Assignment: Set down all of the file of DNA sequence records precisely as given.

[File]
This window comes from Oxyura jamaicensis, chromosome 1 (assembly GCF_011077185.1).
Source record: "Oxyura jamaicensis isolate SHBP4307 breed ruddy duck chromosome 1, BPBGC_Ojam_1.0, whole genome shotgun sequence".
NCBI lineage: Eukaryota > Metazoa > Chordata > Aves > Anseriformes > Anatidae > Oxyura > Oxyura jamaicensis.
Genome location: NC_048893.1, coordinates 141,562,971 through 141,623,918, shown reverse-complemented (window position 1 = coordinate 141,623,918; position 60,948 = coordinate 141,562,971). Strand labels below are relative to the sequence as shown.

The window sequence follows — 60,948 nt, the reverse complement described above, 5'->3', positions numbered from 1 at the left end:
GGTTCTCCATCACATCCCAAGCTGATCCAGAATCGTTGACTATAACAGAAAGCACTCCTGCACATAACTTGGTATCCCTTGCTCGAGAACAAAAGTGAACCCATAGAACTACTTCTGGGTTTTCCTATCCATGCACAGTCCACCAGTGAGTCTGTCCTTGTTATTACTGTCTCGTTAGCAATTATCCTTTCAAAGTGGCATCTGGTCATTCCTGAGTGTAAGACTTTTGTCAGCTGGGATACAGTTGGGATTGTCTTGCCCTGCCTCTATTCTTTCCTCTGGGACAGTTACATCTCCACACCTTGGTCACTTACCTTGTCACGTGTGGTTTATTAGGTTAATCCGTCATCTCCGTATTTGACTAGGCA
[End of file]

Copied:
This window comes from Oxyura jamaicensis, chromosome 1 (assembly GCF_011077185.1).
Source record: "Oxyura jamaicensis isolate SHBP4307 breed ruddy duck chromosome 1, BPBGC_Ojam_1.0, whole genome shotgun sequence".
NCBI lineage: Eukaryota > Metazoa > Chordata > Aves > Anseriformes > Anatidae > Oxyura > Oxyura jamaicensis.
Genome location: NC_048893.1, coordinates 141,562,971 through 141,623,918, shown reverse-complemented (window position 1 = coordinate 141,623,918; position 60,948 = coordinate 141,562,971). Strand labels below are relative to the sequence as shown.

The window sequence follows — 60,948 nt, the reverse complement described above, 5'->3', positions numbered from 1 at the left end:
GGTTCTCCATCACATCCCAAGCTGATCCAGAATCGTTGACTATAACAGAAAGCACTCCTGCACATAACTTGGTATCCCTTGCTCGAGAACAAAAGTGAACCCATAGAACTACTTCTGGGTTTTCCTATCCATGCACAGTCCACCAGTGAGTCTGTCCTTGTTATTACTGTCTCGTTAGCAATTATCCTTTCAAAGTGGCATCTGGTCATTCCTGAGTGTAAGACTTTTGTCAGCTGGGATACAGTTGGGATTGTCTTGCCCTGCCTCTATTCTTTCCTCTGGGACAGTTACATCTCCACACCTTGGTCACTTACCTTGTCACGTGTGGTTTATTAGGTTAATCCGTCATCTCCGTATTTGACTAGGCA